The Culture of Fear in Effective Altruism Is Much Worse than Commonly Recognized

There are a lot of articles I’ve wanted to write for a long time on how those in effective altruism can help each other do more good and overall change effective altruism to even better than it is now. Yet there is a single barrier left stopping me. It’s the culture of fear in effective altruism.

Criticism has become so distorted from what it should be that my intention would not even be to criticize. Yet there is no way to suggest any organization could be doing anything better without it someone interpreting it as an attempt to sabotage it. It’s not that I’m afraid of how others will respond. It’s that so many individual actors have come to fear each other and the community itself. It’s too much of a hassle to make it worthwhile to resolve the barrage of hostility from trying to contribute to anything.

A couple months ago an article was published on the EA Forum about two researchers disclosing their experience of being subjected to widespread peer pressure to not publish a paper critical of some tendencies in long-termism. That wasn’t shocking me. What shocked me was how the leadership and grantmakers in this movement with the biggest portfolios at their command were themselves shocked that happened.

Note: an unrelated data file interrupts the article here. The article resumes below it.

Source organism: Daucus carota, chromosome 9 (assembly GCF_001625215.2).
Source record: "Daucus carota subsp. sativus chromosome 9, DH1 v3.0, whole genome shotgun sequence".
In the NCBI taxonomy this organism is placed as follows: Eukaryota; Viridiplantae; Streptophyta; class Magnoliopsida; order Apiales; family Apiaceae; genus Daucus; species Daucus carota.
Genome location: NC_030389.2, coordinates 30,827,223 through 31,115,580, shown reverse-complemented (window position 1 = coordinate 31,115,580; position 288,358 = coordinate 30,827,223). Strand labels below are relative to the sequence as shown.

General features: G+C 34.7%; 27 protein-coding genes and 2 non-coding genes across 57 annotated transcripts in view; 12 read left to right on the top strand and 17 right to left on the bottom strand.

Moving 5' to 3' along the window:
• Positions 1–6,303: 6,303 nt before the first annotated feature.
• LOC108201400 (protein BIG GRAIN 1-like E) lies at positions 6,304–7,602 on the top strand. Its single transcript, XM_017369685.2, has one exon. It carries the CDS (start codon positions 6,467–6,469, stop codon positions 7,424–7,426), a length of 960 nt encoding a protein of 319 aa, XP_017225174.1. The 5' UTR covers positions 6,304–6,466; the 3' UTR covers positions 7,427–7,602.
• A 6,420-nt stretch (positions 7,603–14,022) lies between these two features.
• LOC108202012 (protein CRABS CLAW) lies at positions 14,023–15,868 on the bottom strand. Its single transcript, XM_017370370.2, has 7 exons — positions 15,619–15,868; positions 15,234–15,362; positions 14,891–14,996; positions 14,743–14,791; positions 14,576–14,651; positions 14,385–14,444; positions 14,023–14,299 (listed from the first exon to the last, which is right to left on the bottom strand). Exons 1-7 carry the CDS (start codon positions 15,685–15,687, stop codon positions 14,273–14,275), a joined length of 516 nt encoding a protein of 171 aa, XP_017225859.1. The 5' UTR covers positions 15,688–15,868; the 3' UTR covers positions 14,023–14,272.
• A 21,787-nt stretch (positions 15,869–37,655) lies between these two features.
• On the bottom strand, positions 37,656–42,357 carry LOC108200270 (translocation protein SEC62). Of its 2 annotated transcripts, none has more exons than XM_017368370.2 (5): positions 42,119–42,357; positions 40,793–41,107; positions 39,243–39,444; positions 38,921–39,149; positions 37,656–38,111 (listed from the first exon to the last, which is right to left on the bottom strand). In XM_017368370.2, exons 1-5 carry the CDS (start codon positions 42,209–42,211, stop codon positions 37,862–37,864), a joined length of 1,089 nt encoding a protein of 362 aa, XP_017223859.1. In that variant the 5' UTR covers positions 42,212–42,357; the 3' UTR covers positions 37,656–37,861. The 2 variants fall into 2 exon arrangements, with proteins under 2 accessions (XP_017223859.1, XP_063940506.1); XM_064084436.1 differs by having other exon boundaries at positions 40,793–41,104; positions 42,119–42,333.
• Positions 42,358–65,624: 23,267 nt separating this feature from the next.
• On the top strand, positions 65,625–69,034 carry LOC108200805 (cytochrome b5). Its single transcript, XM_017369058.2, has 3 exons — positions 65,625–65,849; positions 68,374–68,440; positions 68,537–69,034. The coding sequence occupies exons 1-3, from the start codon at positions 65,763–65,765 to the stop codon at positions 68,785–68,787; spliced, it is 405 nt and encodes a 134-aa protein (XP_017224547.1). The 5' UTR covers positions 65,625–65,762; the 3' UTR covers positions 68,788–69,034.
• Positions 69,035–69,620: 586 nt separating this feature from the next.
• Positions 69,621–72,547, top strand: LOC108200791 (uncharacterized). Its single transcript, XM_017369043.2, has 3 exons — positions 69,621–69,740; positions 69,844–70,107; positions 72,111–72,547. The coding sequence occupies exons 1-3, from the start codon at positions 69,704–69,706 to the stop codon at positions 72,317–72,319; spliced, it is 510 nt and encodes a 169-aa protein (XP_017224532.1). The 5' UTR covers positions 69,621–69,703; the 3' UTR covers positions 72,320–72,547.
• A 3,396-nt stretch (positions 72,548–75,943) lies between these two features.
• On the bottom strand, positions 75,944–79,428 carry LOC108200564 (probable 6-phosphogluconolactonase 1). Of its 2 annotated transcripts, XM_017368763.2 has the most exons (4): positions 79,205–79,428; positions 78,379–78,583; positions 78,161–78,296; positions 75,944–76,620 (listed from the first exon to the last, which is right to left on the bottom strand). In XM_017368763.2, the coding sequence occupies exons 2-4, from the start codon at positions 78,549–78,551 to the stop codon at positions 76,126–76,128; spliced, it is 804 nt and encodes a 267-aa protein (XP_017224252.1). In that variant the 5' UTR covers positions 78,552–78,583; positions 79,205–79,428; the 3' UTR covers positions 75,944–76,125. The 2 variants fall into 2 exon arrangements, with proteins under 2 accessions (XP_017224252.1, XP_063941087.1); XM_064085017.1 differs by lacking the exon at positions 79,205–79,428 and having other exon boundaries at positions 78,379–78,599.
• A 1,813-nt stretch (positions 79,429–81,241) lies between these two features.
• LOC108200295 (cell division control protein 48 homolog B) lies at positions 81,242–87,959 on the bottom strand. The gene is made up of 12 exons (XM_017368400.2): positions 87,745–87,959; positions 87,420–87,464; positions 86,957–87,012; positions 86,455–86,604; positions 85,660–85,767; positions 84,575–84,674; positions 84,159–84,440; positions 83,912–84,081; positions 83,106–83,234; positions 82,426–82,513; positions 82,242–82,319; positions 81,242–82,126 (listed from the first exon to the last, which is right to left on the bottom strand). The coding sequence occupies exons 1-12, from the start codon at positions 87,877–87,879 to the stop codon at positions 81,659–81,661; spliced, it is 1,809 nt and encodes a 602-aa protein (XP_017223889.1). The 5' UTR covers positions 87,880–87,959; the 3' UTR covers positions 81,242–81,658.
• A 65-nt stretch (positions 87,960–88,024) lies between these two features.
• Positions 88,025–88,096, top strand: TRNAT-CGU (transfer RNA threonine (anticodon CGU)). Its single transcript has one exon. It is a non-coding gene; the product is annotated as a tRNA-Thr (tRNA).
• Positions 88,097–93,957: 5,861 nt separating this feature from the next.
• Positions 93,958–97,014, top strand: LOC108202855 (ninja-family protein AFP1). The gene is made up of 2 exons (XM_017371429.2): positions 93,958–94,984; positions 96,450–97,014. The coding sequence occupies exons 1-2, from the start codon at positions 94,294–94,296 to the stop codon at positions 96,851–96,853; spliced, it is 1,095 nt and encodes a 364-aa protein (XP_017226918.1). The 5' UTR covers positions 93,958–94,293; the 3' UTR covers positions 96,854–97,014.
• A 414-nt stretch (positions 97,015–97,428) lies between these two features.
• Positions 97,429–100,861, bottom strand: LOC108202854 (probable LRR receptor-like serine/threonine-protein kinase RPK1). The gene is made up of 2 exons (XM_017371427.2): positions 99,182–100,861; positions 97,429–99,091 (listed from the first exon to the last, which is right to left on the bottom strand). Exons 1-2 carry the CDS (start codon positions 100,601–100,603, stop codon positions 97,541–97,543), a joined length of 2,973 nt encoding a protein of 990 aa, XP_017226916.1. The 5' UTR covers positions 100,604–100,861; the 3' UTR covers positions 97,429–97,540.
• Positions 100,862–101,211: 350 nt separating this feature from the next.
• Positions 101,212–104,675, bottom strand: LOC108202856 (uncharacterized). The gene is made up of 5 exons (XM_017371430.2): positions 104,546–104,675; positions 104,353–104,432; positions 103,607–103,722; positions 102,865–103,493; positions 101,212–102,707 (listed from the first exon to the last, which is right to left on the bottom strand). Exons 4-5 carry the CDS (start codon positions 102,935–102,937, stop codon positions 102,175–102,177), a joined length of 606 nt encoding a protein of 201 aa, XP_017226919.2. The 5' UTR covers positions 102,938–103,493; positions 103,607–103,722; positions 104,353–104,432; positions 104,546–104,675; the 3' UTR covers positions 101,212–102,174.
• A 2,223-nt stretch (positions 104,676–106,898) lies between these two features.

A couple weeks ago, I spent a couple hours with another friend who, like me, has participated in this movement for a decade puzzling over the problem of resolving the culture of fear. There wasn’t almost no progress but I posed him a scenario:

What if one person expressed to another working at an EA-affiliated organization that:
1. 60% of what the organization is doing could not be done any better;

2. 20% of what they’re doing could be tweaked a bit to be better,

3. and not disagree with but are curious about the rationale for 20% of what they do?

Here’s how my friend responded:

Well, you might be able to get away with that, but it would be hard.

That wasn’t about one cause in effective altruism. That was about all of it. The only progress I made was learning how much others feel the same as I do. It may not be helpful for me to pose all this without any specific details or proposing constructive solutions. Yet to make others aware, especially the core leadership of this movement, that the culture of fear is worse than they would have ever anticipated is a first step.